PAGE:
Murder by Decree
In the dark and fog of London, 1888, a brutal killer the papers call Jack the Ripper is slaughtering the "wretched women" of the Whitechapel slums. Although the grisly murders have created a public stir, Sherlock Holmes (Christopher Plummer) observes that the official investigators are actively hostile when he offers to take up the case. When a citizens committee of Whitechapel shopkeepers appeal to him for help Saucy Jack is proving bad for business Holmes and trusty Dr. Watson (James Mason) have no choice but to pursue the mystery. Through a Victorian London that's realized with sumptuous atmosphere, the pair follow the clues to a psychic (Donald Sutherland) who claims to "see" the murderer, an Inspector (David Hemmings) with a vital secret, the aristocratic Metropolitan Police commissioner (Anthony Quayle) who commands Holmes to steer clear of the case, and a prostitute (Susan Clark) who knows too much and thus is doomed by the nightmarish black horse-drawn coach haunting the dark streets. Genevieve Bujold makes a fine impression as a Bedlam'd young woman whose tragic story is at the heart of matters a heart with arteries connecting to the highest levels of English society.
1979's Murder by Decree wasn't the first Holmes-Ripper movie. A Study in Terror did it in 1965. But it is the one distinguished by lavish "A" production values and by placing Holmes within the most sensational of the "Who was the Ripper?" theories a conspiracy involving Freemasons and the Royal family that also inspired 2001's From Hell. Director Bob Clark and writer John Hopkins fashioned an intelligent, moody, low-key drama that's a more steadfastly grounded Holmes story than, for instance, Hammer's Hound of the Baskervilles. As Holmes, Plummer cuts a striking figure. His controlled, subdued performance makes the stereotyped deerstalker cap and Meerschaum pipe appear natural and unaffected. As we watch Holmes "grappling with the dark intention" behind the murders, we also witness the brittle, aesthete Great Detective overwhelmed and transformed by the sheer humanity of what he uncovers. So much so, in fact, that Murder by Decree is ultimately less about the Ripper the movie's climactic reveal/confrontation falls flat partly because the screenplay offers us no involvement whatsoever with the killer than it is about Holmes being shaken to the core by the revealed truth and by the awareness that things might have gone better if he had not gotten involved. His impassioned speech before the Prime Minister (Sir John Gielgud) strikes a stirring populist condemnation of political elitism.
Murder by Decree takes what could have been just a routine suspense thriller and elevates it into something else. Whether that "else" is something suitably Sherlockian depends on the expectations of the viewer. Many fans rank Murder by Decree among the finest Holmes movie pastiches, embracing its play-it-straight, non-ostentatious approach to the Master. Others balk at Plummer's understated, emotional interpretation, which doesn't play up the literary figure's dispassionate deductive fireworks. James Mason gives us a welcome no-buffoonery Watson, though a purist can reasonably argue whether the stalwart army physician would be so sensitive about his peas. In any case, Plummer and Mason together make one of cinema's most warmly felt Holmes-Watson teams. Ripperologists will be pleased by how faithful the script is to historical incidents and persons involved. Frank Finlay appears as customary Holmes foil Lestrade, although the typical Lestrade involvement is mostly taken up, for plot reasons, by Hemmings' new Inspector Foxborough. And Donald Sutherland's character, despite his screen time in scenes played as if they're of supernatural importance, ultimately has little to do with the story.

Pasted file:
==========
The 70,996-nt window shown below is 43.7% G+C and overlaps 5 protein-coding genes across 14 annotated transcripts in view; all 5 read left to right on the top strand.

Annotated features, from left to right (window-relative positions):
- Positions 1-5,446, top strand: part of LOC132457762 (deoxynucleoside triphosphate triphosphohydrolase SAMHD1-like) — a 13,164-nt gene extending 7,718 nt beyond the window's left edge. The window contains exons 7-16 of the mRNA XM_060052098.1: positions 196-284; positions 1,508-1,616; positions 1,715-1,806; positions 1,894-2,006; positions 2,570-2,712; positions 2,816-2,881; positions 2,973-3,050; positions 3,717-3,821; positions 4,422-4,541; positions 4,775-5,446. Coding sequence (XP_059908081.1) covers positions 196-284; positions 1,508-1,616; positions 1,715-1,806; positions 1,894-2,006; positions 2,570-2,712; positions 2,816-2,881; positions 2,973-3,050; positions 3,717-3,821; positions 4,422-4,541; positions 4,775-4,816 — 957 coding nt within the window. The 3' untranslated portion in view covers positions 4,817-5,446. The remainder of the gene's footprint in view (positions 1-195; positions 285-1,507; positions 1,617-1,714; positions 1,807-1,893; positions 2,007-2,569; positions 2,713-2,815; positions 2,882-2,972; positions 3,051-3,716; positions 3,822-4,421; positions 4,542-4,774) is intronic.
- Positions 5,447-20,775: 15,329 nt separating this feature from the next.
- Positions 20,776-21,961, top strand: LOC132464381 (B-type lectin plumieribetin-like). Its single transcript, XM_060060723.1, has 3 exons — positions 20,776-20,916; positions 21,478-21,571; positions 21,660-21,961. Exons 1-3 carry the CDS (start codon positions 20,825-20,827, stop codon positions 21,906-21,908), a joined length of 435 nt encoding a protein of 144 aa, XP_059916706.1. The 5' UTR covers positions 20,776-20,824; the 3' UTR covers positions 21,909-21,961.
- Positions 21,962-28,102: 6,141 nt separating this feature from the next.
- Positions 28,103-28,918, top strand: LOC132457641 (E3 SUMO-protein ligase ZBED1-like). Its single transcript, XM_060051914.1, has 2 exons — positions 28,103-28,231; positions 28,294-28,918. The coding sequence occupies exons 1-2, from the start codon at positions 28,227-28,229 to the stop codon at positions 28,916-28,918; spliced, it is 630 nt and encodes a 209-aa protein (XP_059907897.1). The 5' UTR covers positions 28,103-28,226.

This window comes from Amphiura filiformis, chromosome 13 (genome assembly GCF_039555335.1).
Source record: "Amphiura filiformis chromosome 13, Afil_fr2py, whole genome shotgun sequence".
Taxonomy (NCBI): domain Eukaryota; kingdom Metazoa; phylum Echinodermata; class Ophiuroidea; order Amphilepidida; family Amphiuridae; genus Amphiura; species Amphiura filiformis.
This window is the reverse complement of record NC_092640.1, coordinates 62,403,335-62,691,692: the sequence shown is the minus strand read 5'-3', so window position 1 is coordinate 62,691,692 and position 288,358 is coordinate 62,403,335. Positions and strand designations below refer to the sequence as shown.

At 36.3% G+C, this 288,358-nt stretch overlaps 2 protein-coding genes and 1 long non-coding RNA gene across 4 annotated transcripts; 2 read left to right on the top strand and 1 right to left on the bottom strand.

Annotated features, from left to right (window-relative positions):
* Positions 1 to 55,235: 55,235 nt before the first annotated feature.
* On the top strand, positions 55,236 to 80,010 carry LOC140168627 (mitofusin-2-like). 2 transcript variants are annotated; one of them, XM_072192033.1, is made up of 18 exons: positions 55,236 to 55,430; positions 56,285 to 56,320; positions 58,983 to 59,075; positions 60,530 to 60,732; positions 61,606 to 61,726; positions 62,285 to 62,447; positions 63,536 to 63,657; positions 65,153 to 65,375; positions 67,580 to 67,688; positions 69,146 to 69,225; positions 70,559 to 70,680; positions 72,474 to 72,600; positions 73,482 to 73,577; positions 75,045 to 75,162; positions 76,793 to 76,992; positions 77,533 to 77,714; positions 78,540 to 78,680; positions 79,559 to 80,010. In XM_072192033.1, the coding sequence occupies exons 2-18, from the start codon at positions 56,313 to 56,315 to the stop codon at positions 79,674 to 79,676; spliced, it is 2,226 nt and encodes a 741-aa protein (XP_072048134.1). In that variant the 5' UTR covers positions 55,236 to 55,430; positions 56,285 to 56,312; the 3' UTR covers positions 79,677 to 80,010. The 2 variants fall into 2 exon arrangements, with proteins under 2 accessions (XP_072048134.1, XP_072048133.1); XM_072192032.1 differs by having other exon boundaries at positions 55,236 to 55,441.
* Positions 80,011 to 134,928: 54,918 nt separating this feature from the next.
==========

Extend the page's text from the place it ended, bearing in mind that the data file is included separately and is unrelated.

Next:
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Anchor Bay's DVD edition of Murder by Decree presents a gorgeous print and transfer in its original widescreen (1.85:1 anamorphic). Brief signs of minor wear don't distract from a remarkably clean image, a real plus with all the deep, shadowy darkness that's so essential to the film's atmospherics. The Dolby Digital 1.0 monaural audio is okay. Occasionally the dialogue is a little muddy, though the soundtrack is strong enough and its good dynamic balance keeps the chimes of Big Ben a fine mood-setter.
Director/producer Bob Clark's career shows quirky variety, from Black Christmas to Porky's to A Christmas Story, and in this disc's commentary track he proves to be one of the more listenable and informative "how we did it" speakers. In his low-key manner, he covers production and directorial details, some Ripperology, and reminiscences of his stellar cast. Among the revelations: if Peter O'Toole and Lawrence Olivier had had a warmer relationship, they would have taken the Holmes and Watson roles.
Elsewhere on the disc, a behind-the-scenes Stills Gallery displays 36 click-through images. A separate Poster and Still Gallery holds some six dozen well-reproduced period promo pieces. The lengthy theatrical trailer is here, as are thorough Talent Bios for Plummer, Mason, and Clark. As a DVD-ROM extra, the movie's screenplay is accessible as a PDF file. Finally, a nice bonus is a twelve-page insert booklet that holds a centerfold of the theatrical one-sheet poster and an astute little essay on the film. It's written by Anchor Bay’s Michael Felscher, who needs a proofreader but he's clearly a fan of the genre, not just a PR flack. Keep-case.